by Allie Brosh, 2013
If you’re not already familiar with the webcomic Hyperbole and a Half, you’re probably at least familiar with some of the memes that have become pervasive throughout our internets. Allie Brosh’s Microsoft-Paint-style illustrations combined with her self-deprecating sense of humor have perfectly lent themselves to those of us who wish we were better than we actually are, but have no idea how to go about fixing our awkward imperfections.
The book is a collection of some of Brosh’s previously published online work with some new pieces mixed in. We are regaled with stories from Brosh’s childhood, telling us about the time she was so determined to get to the cake her mother baked that she broke into the locked room where it was being kept and ate it all. Likewise, she was once so set on going to a friend’s party that, despite being under the influence of drugs from dental work, she so publicly shamed her mother that she had no choice but to give in. Brosh freely admits that she was an awful child and is quick to acquiesce that some of that awfulness followed her into adulthood, but she also lets some of her benevolence leak through. She mercilessly makes fun of her rescued dog’s bizarre behavior, but it’s also clear that she loves him to no end. Her inability to consistently act like an adult may appear childish to some, but to many of us, she’s validating the thoughts and feelings we keep hidden from the world. And for as much grief as she gives her mother as a child, she is openly sympathetic to the fear she must have felt when she managed to get herself, Allie, and her younger daughter lost in a forest. Brosh may be harsh in her judgments of herself and others at times, but it’s these moments of caring and understanding that confirm that there is indeed a human behind all the, shall we say, hyperbole.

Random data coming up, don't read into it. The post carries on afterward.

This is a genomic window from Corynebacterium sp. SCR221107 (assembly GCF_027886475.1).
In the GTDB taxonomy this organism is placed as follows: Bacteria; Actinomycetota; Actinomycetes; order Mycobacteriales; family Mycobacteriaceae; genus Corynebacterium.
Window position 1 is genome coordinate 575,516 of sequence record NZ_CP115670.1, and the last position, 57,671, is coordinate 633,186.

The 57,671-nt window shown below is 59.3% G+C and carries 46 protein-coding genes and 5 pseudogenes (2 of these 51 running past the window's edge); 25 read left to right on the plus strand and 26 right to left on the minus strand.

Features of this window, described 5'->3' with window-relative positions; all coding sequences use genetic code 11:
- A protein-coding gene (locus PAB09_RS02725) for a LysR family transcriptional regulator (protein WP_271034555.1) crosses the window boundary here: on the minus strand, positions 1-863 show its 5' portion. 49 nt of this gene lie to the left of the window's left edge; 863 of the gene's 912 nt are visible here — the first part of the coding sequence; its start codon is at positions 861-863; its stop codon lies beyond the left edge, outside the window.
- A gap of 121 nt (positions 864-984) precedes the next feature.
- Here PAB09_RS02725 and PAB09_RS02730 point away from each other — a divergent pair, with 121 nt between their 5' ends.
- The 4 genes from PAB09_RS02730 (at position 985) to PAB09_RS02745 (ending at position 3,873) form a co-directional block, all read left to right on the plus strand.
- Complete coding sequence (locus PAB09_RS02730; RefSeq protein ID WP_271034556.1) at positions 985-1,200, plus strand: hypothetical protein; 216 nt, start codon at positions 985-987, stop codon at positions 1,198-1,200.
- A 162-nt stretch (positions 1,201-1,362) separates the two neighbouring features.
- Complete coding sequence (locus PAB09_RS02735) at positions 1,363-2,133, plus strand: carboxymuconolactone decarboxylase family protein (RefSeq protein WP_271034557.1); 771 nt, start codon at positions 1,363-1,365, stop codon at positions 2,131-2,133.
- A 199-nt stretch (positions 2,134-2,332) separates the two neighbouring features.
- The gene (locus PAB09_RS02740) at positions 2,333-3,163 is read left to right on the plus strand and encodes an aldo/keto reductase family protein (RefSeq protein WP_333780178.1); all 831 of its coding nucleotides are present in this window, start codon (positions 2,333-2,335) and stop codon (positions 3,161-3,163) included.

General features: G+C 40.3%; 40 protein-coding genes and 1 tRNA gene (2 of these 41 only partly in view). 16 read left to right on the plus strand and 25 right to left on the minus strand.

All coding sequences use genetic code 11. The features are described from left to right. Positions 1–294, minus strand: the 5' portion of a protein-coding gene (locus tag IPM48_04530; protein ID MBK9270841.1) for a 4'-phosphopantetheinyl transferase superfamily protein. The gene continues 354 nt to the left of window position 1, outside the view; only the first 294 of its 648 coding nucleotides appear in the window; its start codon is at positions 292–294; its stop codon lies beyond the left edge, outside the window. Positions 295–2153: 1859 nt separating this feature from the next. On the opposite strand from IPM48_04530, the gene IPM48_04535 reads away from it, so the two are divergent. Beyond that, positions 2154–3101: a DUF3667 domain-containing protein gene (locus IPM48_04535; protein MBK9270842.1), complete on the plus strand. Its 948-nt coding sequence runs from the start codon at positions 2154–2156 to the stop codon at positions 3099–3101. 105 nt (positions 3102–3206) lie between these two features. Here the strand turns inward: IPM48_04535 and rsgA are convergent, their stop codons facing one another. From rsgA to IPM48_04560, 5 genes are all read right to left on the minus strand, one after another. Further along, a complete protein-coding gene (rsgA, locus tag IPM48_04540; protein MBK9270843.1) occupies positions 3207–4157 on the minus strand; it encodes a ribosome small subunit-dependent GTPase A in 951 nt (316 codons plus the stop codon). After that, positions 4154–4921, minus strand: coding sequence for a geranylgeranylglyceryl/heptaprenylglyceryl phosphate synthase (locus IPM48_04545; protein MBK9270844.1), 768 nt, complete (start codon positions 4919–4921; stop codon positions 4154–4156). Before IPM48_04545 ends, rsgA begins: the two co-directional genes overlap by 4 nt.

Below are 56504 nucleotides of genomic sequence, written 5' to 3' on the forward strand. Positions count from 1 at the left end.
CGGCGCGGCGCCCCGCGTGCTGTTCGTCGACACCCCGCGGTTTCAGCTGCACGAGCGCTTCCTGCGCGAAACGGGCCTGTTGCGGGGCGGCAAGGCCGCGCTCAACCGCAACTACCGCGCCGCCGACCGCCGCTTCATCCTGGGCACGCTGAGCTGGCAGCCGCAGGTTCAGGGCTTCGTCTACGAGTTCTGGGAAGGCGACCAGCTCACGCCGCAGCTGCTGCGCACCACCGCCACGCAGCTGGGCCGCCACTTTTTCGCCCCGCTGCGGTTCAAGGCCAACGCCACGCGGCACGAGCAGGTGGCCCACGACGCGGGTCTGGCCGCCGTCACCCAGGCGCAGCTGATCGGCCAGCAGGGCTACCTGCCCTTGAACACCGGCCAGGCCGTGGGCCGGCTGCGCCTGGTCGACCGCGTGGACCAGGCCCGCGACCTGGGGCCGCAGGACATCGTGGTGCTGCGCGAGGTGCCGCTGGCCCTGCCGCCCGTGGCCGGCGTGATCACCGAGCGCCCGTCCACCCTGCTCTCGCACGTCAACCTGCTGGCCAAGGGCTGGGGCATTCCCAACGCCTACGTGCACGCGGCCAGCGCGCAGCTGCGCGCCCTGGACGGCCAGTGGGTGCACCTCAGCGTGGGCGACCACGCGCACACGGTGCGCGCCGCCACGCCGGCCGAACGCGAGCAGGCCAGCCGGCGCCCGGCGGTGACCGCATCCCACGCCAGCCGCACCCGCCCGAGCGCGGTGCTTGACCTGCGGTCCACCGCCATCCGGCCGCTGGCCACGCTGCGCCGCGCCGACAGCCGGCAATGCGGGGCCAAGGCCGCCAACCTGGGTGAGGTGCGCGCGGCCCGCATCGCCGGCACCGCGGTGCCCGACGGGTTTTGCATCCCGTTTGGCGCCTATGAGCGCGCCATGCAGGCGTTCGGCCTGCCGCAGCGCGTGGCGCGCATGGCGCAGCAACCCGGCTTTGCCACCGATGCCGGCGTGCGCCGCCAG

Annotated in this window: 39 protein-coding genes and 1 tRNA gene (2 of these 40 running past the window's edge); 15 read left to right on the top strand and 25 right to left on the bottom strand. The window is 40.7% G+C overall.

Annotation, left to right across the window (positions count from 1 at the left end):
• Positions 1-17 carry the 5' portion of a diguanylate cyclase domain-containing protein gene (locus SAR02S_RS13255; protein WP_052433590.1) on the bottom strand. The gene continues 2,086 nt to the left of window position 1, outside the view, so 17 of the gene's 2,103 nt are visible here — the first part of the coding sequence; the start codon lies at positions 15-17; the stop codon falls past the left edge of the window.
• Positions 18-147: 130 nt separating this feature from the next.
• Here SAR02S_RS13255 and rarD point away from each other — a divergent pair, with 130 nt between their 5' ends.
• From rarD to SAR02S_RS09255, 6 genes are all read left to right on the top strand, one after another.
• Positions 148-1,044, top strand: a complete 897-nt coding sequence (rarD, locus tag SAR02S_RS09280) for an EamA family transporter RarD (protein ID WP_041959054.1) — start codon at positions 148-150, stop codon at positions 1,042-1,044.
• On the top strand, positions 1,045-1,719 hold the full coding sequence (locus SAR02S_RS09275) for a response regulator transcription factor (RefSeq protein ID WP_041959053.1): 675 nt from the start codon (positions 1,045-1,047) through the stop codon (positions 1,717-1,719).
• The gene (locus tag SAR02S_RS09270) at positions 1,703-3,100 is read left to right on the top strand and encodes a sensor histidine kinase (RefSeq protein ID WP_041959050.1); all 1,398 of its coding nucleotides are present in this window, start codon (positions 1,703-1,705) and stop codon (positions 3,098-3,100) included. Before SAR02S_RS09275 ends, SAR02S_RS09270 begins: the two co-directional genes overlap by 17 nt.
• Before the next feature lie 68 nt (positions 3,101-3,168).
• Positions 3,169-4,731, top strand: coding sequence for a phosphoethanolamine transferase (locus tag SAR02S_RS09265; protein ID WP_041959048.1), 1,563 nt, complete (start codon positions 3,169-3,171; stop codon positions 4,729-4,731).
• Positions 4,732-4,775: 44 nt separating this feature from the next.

I hadn’t read any of the comics online, so I came to the book fairly fresh. It was a quick read and I enjoyed it well enough, although I didn’t find it quite as uproariously funny as I had been led to believe it would be. Still, I could certainly identify with Brosh’s struggles to be a functioning adult human being and I laughed silently to myself many a time. There’s something comforting about someone offering up the worst parts of themselves while fully acknowledging how hard they try to overcome them. If there’s one thing we need these days, it’s more of that kind of self-awareness and effort.